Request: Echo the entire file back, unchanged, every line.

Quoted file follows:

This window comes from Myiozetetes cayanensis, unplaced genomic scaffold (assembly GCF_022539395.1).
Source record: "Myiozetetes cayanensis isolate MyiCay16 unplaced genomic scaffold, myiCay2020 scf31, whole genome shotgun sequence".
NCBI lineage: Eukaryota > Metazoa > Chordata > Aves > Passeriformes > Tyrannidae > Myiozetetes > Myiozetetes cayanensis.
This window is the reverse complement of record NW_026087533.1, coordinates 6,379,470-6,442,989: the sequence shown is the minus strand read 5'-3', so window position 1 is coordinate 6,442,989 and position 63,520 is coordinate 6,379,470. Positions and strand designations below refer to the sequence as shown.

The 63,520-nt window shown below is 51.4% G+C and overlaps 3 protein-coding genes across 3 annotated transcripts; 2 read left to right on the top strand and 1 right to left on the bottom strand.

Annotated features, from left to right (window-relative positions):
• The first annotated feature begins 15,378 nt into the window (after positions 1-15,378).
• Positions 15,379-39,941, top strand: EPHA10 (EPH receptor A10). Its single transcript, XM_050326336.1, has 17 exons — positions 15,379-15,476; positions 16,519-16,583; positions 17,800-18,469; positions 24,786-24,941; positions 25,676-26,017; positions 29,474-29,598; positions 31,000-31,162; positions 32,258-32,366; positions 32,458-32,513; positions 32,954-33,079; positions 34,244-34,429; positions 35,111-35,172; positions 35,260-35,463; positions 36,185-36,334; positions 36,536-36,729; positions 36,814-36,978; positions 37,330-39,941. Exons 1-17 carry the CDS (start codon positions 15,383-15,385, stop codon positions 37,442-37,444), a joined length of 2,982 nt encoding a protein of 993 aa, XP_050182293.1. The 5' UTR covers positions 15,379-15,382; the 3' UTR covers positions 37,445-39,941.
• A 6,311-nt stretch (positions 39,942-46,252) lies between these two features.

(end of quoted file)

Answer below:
This window comes from Myiozetetes cayanensis, unplaced genomic scaffold (assembly GCF_022539395.1).
Source record: "Myiozetetes cayanensis isolate MyiCay16 unplaced genomic scaffold, myiCay2020 scf31, whole genome shotgun sequence".
NCBI lineage: Eukaryota > Metazoa > Chordata > Aves > Passeriformes > Tyrannidae > Myiozetetes > Myiozetetes cayanensis.
This window is the reverse complement of record NW_026087533.1, coordinates 6,379,470-6,442,989: the sequence shown is the minus strand read 5'-3', so window position 1 is coordinate 6,442,989 and position 63,520 is coordinate 6,379,470. Positions and strand designations below refer to the sequence as shown.

The 63,520-nt window shown below is 51.4% G+C and overlaps 3 protein-coding genes across 3 annotated transcripts; 2 read left to right on the top strand and 1 right to left on the bottom strand.

Annotated features, from left to right (window-relative positions):
• The first annotated feature begins 15,378 nt into the window (after positions 1-15,378).
• Positions 15,379-39,941, top strand: EPHA10 (EPH receptor A10). Its single transcript, XM_050326336.1, has 17 exons — positions 15,379-15,476; positions 16,519-16,583; positions 17,800-18,469; positions 24,786-24,941; positions 25,676-26,017; positions 29,474-29,598; positions 31,000-31,162; positions 32,258-32,366; positions 32,458-32,513; positions 32,954-33,079; positions 34,244-34,429; positions 35,111-35,172; positions 35,260-35,463; positions 36,185-36,334; positions 36,536-36,729; positions 36,814-36,978; positions 37,330-39,941. Exons 1-17 carry the CDS (start codon positions 15,383-15,385, stop codon positions 37,442-37,444), a joined length of 2,982 nt encoding a protein of 993 aa, XP_050182293.1. The 5' UTR covers positions 15,379-15,382; the 3' UTR covers positions 37,445-39,941.
• A 6,311-nt stretch (positions 39,942-46,252) lies between these two features.